The Biden administration proposed new regulations that would prohibit schools from totally banning transgender athletes from participating in sports but would allow schools to bar some trans players in competitive high school and college sports.
The proposal, which was met with mixed reactions from both transgender activists and Republican legislators, came shortly after the Supreme Court ruled to allow a 12-year-old trans girl to continue competing in track and cross-country as a challenge to West Virginia’s ban makes its way through the courts.
As states across the country consider blocking trans athletes from participating in school sports — and those bans are challenged in court — the Education Department said it aimed to provide clarity for schools and families and underscored that blanket bans on transgender student-athletes would jeopardize institutions and educational programs that receive federal funding under Title IX, which protections against sex discrimination.
The Education Department said that the reasoning behind the proposed change to Title IX regulations was to “develop team eligibility criteria that serve important education objectives such as ensuring fairness in competition or preventing sports-related injury.”
The criteria used to determine the eligibility of a trans athlete would vary by sport, the level of competition, and the education level, but the regulations say they should “minimize harms” to transgender students.
But transgender advocates say that while this guidance may have been well-intentioned, it does not do enough to ensure protections for transgender students seeking to participate in school sports, particularly as 20 states have imposed bans on trans athletes.
Erin Reed, a Washington, DC–based trans activist and journalist who tracks anti-trans legislation, said she was stunned by the regulations.
“Schools are going to look at these regulations and they’re going to see that they allow bans if it serves an ‘educational purpose’ and if it minimizes the harm to trans students,” Reed told BuzzFeed News. “In essence … it gives the playbook for how to enact the bans and still be in compliance with the law.”
The guidance says that it would be difficult for schools to justify the exclusion of elementary school students. However, when it comes to transgender students at the high school and college level, Reed said the language of the proposed rule doesn’t explicitly say whether a school would be out of compliance for discriminating against them.
“I think the most frustrating part is that by leaving those unaddressed, [Biden is] leaving an open door and he’s kind of giving credit to right-wing talking points,” Reed said. “What [Republicans] seize on is the places where he’s conceded ground. This is going to feel like a betrayal.”
The department states that schools could use documents such as a birth certificate or driver’s license and require physical examinations or medical testing related to a student’s sex to “limit or deny a student’s eligibility to participate consistent with their gender identity.”
Reed worries that this kind of criteria could open the door to invasions of privacy, which echo the concerns of advocates in Kansas, where Republican lawmakers pushed through a ban on trans students in women’s and girl’s sports despite the governor’s veto.
“I think that’s troublesome and that’s going to be a big thing for states like Kansas that are trying to require genital inspections for playing sports,” Reed said. “I think that this document falls short of what it needed to do. It hurts more than it helps things for trans people.”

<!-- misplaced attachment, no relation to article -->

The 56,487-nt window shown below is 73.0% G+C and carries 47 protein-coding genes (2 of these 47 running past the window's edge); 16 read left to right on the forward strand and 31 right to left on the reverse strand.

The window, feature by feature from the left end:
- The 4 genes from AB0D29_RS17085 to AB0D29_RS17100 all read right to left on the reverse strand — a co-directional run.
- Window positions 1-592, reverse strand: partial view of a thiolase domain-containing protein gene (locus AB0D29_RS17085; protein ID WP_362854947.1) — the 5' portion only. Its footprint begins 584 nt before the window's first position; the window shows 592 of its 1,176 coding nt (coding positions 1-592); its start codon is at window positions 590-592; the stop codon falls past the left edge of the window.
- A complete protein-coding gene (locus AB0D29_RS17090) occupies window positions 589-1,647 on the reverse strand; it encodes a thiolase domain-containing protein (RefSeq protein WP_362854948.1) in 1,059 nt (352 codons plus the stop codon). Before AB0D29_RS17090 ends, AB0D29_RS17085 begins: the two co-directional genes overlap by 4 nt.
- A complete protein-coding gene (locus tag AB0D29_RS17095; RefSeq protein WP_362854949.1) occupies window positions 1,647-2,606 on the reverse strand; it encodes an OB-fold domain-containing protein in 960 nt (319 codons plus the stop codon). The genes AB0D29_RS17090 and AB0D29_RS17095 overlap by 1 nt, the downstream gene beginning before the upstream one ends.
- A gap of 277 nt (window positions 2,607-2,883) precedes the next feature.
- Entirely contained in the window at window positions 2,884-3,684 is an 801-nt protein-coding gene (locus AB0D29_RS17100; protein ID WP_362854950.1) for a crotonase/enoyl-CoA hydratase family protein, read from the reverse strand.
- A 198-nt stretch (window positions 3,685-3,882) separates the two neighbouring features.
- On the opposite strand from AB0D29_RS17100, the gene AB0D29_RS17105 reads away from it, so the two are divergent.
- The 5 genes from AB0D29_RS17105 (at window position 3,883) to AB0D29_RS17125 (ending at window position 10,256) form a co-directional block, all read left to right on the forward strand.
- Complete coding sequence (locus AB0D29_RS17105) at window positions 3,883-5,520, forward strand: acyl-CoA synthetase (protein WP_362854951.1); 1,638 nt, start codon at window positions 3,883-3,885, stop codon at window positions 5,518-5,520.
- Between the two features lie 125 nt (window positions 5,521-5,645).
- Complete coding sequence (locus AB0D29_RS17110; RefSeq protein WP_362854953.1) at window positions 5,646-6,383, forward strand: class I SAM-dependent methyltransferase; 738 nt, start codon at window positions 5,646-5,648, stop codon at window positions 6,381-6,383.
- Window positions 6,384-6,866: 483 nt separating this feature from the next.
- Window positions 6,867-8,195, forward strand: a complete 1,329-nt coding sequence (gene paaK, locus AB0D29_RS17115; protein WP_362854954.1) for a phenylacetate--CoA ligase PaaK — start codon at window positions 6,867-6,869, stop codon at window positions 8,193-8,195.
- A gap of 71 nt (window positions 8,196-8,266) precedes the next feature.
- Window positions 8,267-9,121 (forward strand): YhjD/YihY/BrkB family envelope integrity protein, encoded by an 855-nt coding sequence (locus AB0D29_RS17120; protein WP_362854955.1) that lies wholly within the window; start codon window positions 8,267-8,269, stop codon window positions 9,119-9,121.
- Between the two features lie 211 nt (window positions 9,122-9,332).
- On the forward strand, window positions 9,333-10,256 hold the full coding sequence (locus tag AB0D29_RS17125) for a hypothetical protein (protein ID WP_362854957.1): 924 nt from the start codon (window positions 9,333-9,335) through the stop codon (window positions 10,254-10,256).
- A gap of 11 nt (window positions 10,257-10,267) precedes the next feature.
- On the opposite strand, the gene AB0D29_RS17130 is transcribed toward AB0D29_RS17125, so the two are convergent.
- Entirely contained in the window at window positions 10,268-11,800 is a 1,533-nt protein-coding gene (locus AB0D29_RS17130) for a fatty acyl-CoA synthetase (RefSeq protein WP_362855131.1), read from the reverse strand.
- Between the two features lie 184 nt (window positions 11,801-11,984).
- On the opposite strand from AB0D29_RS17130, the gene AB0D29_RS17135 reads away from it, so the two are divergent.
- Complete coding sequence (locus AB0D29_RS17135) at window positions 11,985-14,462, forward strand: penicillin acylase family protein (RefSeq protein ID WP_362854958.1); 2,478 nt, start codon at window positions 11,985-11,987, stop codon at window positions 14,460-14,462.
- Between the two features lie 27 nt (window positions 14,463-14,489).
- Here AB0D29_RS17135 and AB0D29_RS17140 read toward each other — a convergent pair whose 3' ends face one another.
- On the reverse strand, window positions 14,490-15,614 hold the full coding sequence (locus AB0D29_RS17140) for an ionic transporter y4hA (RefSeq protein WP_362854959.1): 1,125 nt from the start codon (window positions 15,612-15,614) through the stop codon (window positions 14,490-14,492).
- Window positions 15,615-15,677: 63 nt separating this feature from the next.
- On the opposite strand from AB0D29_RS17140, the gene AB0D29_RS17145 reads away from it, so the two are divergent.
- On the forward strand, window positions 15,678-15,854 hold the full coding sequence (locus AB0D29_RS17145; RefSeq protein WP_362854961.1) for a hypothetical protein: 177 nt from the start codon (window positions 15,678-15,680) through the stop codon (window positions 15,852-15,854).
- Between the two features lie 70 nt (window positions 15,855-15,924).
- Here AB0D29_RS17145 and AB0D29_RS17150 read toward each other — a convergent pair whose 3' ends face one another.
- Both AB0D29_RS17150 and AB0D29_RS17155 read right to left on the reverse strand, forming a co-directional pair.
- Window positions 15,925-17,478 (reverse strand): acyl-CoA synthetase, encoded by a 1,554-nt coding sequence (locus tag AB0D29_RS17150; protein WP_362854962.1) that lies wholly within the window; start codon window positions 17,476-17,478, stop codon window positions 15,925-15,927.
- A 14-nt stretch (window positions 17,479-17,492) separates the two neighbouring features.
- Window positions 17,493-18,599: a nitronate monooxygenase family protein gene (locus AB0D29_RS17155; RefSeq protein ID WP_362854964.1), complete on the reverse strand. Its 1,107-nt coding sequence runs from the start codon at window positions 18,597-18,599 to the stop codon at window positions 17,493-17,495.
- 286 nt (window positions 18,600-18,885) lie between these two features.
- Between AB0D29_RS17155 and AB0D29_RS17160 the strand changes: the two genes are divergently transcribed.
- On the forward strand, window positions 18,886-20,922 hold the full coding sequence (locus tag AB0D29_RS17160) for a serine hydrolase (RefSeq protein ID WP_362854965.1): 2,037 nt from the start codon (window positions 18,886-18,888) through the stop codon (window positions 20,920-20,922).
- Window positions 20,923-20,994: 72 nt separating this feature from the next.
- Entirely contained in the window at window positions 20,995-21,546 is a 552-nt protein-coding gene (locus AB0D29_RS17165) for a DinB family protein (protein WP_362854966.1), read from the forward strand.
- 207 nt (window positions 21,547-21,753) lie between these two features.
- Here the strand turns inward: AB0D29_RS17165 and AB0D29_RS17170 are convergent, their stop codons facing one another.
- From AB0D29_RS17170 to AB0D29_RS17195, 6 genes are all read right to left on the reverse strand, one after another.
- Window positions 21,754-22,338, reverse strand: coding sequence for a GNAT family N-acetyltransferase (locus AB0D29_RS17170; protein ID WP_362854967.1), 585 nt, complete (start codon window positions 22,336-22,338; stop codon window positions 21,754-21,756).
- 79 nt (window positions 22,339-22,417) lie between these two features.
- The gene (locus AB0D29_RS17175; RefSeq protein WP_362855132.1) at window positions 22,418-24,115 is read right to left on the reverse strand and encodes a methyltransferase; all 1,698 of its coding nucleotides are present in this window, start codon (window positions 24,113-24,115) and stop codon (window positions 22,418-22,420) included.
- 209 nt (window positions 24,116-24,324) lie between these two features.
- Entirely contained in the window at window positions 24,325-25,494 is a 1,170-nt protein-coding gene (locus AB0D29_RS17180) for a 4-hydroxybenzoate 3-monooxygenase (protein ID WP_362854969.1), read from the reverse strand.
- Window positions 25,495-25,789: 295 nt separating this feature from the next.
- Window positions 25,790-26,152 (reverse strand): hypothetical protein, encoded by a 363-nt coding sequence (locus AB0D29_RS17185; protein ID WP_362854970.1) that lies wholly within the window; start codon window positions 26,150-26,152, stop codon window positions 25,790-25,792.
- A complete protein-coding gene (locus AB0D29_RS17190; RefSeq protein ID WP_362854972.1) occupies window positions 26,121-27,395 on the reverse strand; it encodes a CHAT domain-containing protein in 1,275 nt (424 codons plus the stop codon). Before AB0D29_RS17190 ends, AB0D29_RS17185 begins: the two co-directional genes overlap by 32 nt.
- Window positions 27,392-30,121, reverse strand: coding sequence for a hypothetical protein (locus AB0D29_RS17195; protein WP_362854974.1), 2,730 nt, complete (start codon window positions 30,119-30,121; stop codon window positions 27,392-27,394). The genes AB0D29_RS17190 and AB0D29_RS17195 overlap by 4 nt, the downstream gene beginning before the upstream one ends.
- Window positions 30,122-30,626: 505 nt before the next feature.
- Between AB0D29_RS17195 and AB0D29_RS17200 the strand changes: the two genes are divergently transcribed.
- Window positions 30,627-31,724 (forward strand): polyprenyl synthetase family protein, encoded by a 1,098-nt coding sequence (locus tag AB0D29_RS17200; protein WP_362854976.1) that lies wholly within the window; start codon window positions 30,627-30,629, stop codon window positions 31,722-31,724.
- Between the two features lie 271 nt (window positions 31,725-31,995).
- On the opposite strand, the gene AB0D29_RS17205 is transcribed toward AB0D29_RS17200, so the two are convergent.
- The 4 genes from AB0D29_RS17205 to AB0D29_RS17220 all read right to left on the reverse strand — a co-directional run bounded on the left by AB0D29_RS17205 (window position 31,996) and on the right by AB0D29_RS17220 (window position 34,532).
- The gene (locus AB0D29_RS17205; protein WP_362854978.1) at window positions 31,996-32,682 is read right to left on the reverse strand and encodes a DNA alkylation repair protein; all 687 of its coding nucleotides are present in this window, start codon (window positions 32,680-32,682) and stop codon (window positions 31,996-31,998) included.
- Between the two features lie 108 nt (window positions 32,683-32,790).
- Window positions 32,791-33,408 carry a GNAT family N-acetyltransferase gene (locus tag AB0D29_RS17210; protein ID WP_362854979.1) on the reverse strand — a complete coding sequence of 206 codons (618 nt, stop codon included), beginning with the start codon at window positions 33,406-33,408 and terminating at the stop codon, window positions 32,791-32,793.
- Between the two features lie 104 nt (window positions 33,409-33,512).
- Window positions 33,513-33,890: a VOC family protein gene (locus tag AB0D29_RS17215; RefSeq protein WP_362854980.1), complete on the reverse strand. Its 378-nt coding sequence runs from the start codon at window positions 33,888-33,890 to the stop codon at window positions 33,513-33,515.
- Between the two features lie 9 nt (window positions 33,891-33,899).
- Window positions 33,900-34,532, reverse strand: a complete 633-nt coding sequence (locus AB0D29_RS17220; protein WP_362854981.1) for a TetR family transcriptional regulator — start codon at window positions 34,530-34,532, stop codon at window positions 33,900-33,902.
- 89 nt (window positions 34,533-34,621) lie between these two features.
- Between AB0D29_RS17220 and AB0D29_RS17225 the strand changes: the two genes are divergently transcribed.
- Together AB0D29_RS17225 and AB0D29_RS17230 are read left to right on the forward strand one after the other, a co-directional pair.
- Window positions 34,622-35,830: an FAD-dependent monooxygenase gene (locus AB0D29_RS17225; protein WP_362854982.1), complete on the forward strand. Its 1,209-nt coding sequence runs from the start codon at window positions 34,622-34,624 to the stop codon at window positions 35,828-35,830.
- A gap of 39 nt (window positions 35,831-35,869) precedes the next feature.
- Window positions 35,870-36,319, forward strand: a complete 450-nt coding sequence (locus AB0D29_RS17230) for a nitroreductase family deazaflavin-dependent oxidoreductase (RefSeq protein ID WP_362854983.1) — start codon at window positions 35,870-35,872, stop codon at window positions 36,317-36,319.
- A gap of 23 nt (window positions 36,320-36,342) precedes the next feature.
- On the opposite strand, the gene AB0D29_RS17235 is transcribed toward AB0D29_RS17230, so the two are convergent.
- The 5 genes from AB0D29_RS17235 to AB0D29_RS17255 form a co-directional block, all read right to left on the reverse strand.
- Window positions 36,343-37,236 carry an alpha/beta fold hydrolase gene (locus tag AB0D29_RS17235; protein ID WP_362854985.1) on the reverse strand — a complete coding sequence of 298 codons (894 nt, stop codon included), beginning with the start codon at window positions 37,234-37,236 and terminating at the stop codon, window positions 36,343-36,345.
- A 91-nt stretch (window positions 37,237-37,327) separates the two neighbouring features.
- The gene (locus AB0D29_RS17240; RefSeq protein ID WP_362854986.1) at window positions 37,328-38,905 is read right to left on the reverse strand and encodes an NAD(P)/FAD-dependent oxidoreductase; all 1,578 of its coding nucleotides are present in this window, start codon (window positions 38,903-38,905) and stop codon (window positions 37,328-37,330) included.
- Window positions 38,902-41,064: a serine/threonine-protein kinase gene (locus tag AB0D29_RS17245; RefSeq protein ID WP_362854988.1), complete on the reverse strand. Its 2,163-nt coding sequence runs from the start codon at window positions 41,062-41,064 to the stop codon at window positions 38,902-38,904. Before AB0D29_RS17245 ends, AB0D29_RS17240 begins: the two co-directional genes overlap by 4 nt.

Other trans advocates are similarly concerned with how the proposed rules might be enforced.
Melanie Willingham-Jaggers, the executive director of GLSEN, told BuzzFeed News in a statement that the eligibility criteria “cannot be based on junk science or bigotry and must serve a legitimate purpose.”
“This should mean that no transgender, nonbinary, or intersex student is denied the opportunity to play school sports — but amid intensifying anti-transgender political attacks, we cannot count on good actors,” they said.
At a press briefing Thursday, a reporter asked the Education Department how it would tackle enforcement of this rule in states that have already passed total bans on trans athletes.
“Federal civil rights law is the law of the land,” a senior department official told reporters. “In the unlikely scenario that a school committee declined to come into compliance with the law, the tool that the department has is to initiate fund withholding and to ensure that no federal dollars are spent to discriminate against students.”
The department also nodded to the NCAA’s sport-by-sport policy as an example of how to include transgender athletes, but an official said that the department does not take a position on the association’s policy.
Earlier Thursday at a White House press conference, press secretary Karine Jean-Pierre stressed the dire status of LGBTQ rights in the country. “This has been one of the worst weeks of 2023 so far in terms of anti-LGBTQ bills,” she said, adding, “We have their back, this administration has their back.”
The release of the proposed rule change on Thursday also drew heavy criticism from Republican members of Congress, who argued that the Biden administration’s explicit acceptance of trans athletes in school sports would threaten women’s sports and broader Title IX protections.
“This insane justice cannot stand,” Rep. Andrew Clyde, a Republican representative from Georgia, tweeted. “Mark my words: I will fight this woke nonsense through the appropriations process.”
Sen. Marsha Blackburn told Fox News that Democrats were rolling back protections for women. “The left sure is intent on depriving them of the opportunity to fairly compete,” she said.
The regulation will be open for public comment for 30 days, and the department plans to have the rule finalized by May.